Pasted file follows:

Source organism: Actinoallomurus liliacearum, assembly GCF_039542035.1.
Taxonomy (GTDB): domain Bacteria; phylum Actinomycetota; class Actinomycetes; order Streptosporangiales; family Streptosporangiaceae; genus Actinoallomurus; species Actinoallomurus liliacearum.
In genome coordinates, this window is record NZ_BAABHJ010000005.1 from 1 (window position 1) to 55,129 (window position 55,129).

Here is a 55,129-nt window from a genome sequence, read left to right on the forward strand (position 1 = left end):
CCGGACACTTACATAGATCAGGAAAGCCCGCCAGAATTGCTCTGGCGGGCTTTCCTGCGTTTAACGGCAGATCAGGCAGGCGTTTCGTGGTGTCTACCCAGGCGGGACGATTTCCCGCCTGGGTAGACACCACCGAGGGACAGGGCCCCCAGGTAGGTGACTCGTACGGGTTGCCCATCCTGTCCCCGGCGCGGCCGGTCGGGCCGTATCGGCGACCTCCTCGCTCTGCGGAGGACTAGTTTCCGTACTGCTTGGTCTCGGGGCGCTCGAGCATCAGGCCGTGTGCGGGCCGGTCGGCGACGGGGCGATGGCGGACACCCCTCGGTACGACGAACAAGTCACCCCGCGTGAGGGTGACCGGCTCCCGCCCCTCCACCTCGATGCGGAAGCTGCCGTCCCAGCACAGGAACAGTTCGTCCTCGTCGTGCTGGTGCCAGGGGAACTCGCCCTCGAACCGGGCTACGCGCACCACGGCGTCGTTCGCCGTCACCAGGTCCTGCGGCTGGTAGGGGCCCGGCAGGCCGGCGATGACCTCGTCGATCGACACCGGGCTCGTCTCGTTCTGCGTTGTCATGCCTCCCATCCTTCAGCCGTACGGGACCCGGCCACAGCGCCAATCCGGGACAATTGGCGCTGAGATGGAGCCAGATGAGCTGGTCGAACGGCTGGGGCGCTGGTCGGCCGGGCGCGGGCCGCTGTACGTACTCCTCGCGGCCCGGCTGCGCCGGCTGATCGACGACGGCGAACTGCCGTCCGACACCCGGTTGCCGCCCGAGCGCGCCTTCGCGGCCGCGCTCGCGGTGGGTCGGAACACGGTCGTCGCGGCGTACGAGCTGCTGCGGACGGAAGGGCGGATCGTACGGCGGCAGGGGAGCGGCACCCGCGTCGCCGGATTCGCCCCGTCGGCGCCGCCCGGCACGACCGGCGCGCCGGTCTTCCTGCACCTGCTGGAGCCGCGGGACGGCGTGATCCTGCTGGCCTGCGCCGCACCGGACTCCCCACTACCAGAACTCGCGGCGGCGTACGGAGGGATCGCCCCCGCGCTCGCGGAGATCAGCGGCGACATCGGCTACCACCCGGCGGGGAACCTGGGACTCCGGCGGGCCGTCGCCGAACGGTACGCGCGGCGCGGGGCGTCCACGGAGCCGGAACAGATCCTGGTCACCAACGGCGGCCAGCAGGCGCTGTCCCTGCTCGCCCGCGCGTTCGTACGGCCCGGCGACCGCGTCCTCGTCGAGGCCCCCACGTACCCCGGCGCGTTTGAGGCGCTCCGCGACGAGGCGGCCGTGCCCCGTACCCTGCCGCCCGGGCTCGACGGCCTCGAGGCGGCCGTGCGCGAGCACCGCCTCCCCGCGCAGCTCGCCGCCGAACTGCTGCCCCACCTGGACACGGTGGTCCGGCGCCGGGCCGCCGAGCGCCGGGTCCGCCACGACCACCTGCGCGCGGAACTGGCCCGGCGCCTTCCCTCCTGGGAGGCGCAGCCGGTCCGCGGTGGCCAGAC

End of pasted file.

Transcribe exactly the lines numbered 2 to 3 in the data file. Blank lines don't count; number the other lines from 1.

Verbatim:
Taxonomy (GTDB): domain Bacteria; phylum Actinomycetota; class Actinomycetes; order Streptosporangiales; family Streptosporangiaceae; genus Actinoallomurus; species Actinoallomurus liliacearum.
In genome coordinates, this window is record NZ_BAABHJ010000005.1 from 1 (window position 1) to 55,129 (window position 55,129).